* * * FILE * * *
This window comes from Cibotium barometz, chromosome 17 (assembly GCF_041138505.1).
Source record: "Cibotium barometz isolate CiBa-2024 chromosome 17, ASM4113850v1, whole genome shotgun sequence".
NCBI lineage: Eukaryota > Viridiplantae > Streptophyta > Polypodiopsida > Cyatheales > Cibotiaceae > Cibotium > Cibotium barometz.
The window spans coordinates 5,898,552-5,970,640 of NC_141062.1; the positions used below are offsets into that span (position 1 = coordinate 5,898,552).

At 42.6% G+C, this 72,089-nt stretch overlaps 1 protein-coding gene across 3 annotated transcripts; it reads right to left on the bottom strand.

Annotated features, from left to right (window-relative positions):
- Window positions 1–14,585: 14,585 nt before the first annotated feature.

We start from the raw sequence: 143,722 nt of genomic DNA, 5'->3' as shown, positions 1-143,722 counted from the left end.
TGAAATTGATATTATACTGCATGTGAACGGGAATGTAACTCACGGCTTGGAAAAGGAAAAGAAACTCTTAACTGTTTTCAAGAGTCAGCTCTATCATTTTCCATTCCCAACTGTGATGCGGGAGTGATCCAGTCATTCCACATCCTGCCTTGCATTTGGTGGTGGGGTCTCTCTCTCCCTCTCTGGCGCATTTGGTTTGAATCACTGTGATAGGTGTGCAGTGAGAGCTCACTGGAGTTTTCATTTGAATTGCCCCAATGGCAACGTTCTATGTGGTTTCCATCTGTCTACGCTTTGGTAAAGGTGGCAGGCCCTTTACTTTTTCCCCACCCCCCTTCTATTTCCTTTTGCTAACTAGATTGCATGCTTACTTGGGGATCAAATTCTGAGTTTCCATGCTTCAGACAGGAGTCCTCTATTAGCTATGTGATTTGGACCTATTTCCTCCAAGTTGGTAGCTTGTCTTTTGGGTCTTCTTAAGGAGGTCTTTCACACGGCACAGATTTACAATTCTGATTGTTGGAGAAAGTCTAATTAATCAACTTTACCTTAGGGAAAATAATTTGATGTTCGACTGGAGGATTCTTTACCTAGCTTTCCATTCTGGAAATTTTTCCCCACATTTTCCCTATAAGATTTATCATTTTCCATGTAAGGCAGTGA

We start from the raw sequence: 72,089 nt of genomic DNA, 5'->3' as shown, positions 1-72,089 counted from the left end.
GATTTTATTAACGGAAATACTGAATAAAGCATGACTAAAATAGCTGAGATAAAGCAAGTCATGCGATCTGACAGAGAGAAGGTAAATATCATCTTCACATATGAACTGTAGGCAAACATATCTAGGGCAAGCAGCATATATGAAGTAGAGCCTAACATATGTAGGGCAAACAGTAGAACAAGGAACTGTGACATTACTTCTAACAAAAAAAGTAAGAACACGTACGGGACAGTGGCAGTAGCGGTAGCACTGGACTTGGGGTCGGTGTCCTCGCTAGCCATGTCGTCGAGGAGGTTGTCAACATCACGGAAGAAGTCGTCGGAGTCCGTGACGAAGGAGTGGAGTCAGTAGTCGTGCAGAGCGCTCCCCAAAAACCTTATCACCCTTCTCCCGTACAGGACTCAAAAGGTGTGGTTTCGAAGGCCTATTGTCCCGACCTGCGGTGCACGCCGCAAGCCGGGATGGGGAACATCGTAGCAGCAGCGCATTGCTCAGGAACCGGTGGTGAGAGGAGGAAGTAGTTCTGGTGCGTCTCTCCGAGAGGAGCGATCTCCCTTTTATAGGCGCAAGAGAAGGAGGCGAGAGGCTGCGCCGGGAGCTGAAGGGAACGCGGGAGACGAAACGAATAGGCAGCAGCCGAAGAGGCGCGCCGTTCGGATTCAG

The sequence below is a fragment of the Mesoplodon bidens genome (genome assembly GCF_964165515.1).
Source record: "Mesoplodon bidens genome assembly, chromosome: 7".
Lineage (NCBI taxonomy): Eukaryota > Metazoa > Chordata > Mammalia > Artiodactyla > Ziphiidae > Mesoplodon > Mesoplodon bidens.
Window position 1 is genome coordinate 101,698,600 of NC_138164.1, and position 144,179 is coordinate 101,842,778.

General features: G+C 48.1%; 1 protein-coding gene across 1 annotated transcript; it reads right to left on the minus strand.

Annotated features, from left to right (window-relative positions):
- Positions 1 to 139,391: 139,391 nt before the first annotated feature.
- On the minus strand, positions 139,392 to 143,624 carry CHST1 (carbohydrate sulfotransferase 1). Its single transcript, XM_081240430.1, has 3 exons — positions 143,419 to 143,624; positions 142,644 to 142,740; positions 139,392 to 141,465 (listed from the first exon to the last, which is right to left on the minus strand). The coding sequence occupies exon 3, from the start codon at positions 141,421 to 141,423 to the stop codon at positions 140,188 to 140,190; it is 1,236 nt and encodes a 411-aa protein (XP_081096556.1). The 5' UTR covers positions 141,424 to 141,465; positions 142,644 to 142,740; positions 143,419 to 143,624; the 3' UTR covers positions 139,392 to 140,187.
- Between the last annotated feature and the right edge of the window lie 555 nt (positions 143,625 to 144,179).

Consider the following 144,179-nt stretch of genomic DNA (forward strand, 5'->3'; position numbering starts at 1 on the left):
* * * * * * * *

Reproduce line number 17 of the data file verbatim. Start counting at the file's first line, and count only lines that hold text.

Annotated features, from left to right (window-relative positions):